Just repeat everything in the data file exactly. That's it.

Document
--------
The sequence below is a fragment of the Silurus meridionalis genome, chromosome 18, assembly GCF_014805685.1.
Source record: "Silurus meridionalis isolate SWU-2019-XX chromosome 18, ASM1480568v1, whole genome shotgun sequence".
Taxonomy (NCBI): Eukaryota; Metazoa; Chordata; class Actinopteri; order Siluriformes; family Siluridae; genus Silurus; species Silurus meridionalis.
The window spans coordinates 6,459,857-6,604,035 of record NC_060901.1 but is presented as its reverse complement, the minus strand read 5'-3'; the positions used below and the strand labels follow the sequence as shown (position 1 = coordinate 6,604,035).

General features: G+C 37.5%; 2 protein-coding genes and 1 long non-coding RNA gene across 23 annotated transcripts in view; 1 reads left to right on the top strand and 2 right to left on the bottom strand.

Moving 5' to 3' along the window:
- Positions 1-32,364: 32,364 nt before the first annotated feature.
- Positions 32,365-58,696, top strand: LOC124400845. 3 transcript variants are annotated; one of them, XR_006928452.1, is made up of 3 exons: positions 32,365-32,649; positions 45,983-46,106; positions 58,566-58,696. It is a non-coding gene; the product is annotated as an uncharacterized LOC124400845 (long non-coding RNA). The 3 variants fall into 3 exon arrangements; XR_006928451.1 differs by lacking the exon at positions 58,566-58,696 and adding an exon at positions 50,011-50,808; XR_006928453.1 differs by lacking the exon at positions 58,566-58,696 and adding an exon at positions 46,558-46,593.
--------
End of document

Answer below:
The sequence below is a fragment of the Silurus meridionalis genome, chromosome 18, assembly GCF_014805685.1.
Source record: "Silurus meridionalis isolate SWU-2019-XX chromosome 18, ASM1480568v1, whole genome shotgun sequence".
Taxonomy (NCBI): Eukaryota; Metazoa; Chordata; class Actinopteri; order Siluriformes; family Siluridae; genus Silurus; species Silurus meridionalis.
The window spans coordinates 6,459,857-6,604,035 of record NC_060901.1 but is presented as its reverse complement, the minus strand read 5'-3'; the positions used below and the strand labels follow the sequence as shown (position 1 = coordinate 6,604,035).

General features: G+C 37.5%; 2 protein-coding genes and 1 long non-coding RNA gene across 23 annotated transcripts in view; 1 reads left to right on the top strand and 2 right to left on the bottom strand.

Moving 5' to 3' along the window:
- Positions 1-32,364: 32,364 nt before the first annotated feature.
- Positions 32,365-58,696, top strand: LOC124400845. 3 transcript variants are annotated; one of them, XR_006928452.1, is made up of 3 exons: positions 32,365-32,649; positions 45,983-46,106; positions 58,566-58,696. It is a non-coding gene; the product is annotated as an uncharacterized LOC124400845 (long non-coding RNA). The 3 variants fall into 3 exon arrangements; XR_006928451.1 differs by lacking the exon at positions 58,566-58,696 and adding an exon at positions 50,011-50,808; XR_006928453.1 differs by lacking the exon at positions 58,566-58,696 and adding an exon at positions 46,558-46,593.